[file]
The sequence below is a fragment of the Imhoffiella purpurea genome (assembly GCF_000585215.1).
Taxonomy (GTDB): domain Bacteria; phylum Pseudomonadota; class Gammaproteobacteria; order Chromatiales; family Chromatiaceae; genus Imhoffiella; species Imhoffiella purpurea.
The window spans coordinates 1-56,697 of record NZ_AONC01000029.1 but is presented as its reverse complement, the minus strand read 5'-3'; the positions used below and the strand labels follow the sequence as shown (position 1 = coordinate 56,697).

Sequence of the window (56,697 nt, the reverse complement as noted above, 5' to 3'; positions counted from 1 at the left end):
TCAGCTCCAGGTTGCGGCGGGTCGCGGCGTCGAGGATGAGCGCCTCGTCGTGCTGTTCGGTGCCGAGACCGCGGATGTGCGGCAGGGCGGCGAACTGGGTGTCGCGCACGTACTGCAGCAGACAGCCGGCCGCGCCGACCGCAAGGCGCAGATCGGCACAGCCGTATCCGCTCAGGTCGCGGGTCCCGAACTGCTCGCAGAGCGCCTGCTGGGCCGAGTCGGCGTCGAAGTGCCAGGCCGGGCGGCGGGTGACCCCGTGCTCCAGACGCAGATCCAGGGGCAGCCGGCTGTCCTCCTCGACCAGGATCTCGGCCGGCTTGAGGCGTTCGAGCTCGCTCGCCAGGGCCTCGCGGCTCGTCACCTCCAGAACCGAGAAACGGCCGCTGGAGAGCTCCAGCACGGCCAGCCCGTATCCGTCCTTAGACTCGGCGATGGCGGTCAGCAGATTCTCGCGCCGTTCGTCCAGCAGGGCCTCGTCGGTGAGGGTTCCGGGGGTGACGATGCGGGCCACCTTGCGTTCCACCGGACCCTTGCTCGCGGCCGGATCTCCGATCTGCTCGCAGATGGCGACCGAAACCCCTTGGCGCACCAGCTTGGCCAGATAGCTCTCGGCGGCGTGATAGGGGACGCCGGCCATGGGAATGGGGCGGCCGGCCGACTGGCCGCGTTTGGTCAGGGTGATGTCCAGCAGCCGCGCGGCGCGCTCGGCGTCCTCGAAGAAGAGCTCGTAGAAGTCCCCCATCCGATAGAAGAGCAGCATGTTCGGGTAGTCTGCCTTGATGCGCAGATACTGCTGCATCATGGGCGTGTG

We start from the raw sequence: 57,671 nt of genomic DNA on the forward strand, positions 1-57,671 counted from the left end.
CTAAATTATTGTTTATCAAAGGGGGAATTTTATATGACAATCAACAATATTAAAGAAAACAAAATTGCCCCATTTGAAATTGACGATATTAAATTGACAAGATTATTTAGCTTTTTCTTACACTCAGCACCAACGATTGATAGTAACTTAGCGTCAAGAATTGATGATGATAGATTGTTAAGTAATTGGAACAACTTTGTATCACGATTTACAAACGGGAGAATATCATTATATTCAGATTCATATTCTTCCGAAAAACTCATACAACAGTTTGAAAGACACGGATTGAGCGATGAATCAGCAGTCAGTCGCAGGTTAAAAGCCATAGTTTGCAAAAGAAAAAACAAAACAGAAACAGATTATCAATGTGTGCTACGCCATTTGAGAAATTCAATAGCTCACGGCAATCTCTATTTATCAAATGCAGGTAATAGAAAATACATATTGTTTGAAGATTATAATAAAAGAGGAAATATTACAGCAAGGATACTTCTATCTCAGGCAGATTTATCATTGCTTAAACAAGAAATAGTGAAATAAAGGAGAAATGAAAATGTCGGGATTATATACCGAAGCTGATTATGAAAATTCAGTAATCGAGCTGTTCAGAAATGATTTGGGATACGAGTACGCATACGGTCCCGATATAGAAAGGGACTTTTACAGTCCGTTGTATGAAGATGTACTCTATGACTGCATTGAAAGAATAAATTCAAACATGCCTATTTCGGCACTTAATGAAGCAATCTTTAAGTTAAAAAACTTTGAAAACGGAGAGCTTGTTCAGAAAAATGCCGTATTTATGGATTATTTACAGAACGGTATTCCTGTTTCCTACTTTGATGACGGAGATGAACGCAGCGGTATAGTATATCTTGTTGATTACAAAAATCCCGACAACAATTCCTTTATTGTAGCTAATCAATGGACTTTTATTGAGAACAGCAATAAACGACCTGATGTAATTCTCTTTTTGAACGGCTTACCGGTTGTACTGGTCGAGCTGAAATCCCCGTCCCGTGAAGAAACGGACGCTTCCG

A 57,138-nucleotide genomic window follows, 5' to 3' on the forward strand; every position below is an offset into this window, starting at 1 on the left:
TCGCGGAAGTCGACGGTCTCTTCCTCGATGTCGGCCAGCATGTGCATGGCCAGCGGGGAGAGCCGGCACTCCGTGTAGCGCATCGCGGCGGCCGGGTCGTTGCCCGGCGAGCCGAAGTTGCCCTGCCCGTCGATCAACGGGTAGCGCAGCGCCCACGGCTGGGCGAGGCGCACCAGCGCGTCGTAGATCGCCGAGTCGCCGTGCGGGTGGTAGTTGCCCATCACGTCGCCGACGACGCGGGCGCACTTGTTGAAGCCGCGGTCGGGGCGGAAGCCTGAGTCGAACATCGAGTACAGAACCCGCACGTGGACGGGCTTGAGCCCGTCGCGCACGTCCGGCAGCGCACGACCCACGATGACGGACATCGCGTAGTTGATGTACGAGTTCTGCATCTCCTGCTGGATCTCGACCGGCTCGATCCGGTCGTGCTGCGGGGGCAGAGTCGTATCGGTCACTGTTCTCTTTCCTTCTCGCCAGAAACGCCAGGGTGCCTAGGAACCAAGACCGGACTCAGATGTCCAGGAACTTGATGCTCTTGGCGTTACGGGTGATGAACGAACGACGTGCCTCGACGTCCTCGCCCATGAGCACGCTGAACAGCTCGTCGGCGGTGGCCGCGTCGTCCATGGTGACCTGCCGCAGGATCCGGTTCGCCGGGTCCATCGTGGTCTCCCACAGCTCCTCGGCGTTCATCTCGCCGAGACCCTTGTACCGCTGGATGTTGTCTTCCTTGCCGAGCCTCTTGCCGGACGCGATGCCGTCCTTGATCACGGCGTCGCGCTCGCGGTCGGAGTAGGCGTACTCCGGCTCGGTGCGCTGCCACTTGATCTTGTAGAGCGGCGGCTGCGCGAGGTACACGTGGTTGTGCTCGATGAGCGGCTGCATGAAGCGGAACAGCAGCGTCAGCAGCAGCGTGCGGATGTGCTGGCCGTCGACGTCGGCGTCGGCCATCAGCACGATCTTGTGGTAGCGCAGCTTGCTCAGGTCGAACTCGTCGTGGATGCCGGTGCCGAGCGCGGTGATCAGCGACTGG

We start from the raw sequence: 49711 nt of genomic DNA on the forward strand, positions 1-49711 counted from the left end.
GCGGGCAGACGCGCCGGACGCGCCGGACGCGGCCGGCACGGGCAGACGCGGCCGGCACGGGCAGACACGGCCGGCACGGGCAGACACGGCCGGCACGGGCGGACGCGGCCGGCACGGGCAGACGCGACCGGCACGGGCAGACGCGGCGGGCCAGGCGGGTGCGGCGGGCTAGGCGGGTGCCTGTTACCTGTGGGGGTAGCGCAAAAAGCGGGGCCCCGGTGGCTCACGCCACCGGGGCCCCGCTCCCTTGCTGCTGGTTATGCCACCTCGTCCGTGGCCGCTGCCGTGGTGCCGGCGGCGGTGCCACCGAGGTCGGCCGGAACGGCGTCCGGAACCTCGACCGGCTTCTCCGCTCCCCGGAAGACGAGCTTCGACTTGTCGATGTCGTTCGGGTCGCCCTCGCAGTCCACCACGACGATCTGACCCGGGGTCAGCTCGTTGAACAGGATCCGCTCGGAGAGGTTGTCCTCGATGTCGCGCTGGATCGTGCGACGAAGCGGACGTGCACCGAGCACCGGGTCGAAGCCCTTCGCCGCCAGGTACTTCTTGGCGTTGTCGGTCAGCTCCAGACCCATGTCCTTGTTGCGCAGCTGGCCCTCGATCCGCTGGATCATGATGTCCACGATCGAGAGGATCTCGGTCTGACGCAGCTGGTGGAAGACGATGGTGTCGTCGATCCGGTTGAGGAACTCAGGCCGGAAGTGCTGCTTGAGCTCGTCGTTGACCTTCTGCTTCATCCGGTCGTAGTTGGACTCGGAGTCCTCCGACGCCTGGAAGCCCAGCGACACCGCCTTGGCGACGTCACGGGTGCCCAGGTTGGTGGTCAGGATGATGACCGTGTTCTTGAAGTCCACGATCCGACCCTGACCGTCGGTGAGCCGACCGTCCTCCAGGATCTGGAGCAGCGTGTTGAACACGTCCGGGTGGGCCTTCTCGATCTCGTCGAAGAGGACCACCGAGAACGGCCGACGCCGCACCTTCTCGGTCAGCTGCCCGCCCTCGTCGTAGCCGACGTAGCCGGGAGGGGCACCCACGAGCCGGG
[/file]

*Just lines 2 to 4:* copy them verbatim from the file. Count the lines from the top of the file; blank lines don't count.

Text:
Taxonomy (GTDB): domain Bacteria; phylum Pseudomonadota; class Gammaproteobacteria; order Chromatiales; family Chromatiaceae; genus Imhoffiella; species Imhoffiella purpurea.
The window spans coordinates 1-56,697 of record NZ_AONC01000029.1 but is presented as its reverse complement, the minus strand read 5'-3'; the positions used below and the strand labels follow the sequence as shown (position 1 = coordinate 56,697).

Sequence of the window (56,697 nt, the reverse complement as noted above, 5' to 3'; positions counted from 1 at the left end):